How did we get here?
In the view of those of us who signed the letter, it is a failure of science and governance. In the first place, we put our trust in worst-case models produced by people whose models have proven to exaggerate beyond reason in the past – like Neil Ferguson of Imperial College whose miscalculations on Bovine Encephalitis is legendary.
Second, we ignored new data as it came in.
Third, we didn’t encourage healthy debate or debate of any sort. This isn’t just YouTube purging “misinformation”, but most of the measures put in place by governments were never properly debated in parliament and were implemented by regulation, and then interpreted and extended by “oracles” called public health officers.
Fourth, there was no attempt to do the simple public health sums that I have run through above, nor the courage to put the arguments to the public, so that now we live in a surreal bubble world where state governments act as though the virus can be eliminated, and the news media feed us COVID porn every day based on often meaningless statistics and the hope of a happy, COVID-free ending.
There are governance measures that can be put into effect to address these issues and make these miscalculations less likely (although they can’t guarantee absolutely against harm).
No forecasting model should be used where the program code is not publicly available for analysis and download. Public health cannot hang on opaque black boxes owned by organisations like Imperial College, which when they are eventually analysed turn out to be hopelessly constructed.
The models need to be available for critiquing, as do the inputs. Even climate change models pass this test.
Then we need to do proper cost-benefit analysis and make this public and explicit. The false media narrative valorising a decline in COVID deaths without highlighting the rise in other deaths is partly driven by a lack of understanding and education, which is driven by a lack of explanation from the top. People can get their heads around the idea of opportunity cost, even when it is applied to life and death, but they need to understand that it can be a matter of life and death.
The cost-benefit analysis also needs to be ongoing, and change as facts change – you might call this a Bayesian approach.
We also need meaningful statistics. At the very least the government should publish weekly statistics showing total deaths, as well as epidemic deaths, and media should be encouraged to do the same. Most of us are unfamiliar with the amount of death around us, and generally feel we are immortal, apart from when we get sick ourselves. This leads us to overweight the deaths caused by COVID (in this case), just as we tend to overweight deaths caused on purpose compared to those that happen routinely.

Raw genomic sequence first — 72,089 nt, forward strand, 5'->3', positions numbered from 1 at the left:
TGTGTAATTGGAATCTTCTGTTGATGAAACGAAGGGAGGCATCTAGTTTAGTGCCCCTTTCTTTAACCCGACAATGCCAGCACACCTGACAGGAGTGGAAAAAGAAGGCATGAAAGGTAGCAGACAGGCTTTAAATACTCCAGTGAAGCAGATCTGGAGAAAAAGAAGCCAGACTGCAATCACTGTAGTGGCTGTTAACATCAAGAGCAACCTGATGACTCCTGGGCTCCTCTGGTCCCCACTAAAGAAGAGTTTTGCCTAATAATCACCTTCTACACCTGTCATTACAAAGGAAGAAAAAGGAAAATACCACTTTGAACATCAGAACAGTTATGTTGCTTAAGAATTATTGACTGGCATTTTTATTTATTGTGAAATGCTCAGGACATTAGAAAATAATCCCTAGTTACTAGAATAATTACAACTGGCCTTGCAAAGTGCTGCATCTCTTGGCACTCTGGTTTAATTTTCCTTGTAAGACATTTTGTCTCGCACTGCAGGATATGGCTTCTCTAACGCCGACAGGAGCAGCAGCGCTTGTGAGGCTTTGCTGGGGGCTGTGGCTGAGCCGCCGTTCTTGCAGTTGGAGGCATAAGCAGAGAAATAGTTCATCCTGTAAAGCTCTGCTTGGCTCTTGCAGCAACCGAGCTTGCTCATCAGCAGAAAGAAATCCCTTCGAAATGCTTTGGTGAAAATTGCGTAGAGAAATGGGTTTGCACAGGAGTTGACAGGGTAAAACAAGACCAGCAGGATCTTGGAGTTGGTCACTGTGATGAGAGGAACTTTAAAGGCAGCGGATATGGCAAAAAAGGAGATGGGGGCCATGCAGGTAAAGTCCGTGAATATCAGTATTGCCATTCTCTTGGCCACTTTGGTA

Just as importantly the government needs to broaden the range of people involved in making these types of crises public health decisions. The composition of the advisory groups isn’t well-known, but observation of their decisions suggests it is heavily-biased to hospital administrators and perhaps some epidemiologists.
Yet some of the best analysis has come from mathematicians and economists outside the industry groups. The decision-making process also seems to have been captured by groupthink, a process which turns smart people into the same kind of dumb. It is important in any process to have a channel for “devil’s advocacy” – what they call Red and Blue teams in the military.
There is a tendency, even for very smart people, to think the same way when they are in groups. The form of diversity that matters most is viewpoint diversity.
Without a diversity of viewpoints, and an infrastructure that supports dissent, decision-making can go right off the rails, as we would contend it has here.
The last thing that is required is for parliament to actually step-up and play its part. In most of our jurisdictions, parliament has gone on half-speed or slower, with crucial events like budgets even being postponed, or in the case of Queensland, abandoned.
While there is a need for emergency legislation in times like these, it has to be subject to frequent review. That means properly debating legislation in parliament – not just shoving a range of amendments through with very little notice – and review of regulations no more than a month after they are made.
We’re on a chocolate wheel with COVID – it is going to come around and around, time and again – but we shouldn’t leave any more things to luck, or precedent, than we have to. If you agree you may want to add your name to our letter by clicking here.
We’ve taken a radical, unconventional approach as a country. It’s past time to see what worked, what could have worked better, and then communicate to the people. The PM seems to be onside. He says we “can’t stay locked down forever,” but if we’re not careful, that’s exactly what our state premiers will try to do.
Source: The Spectator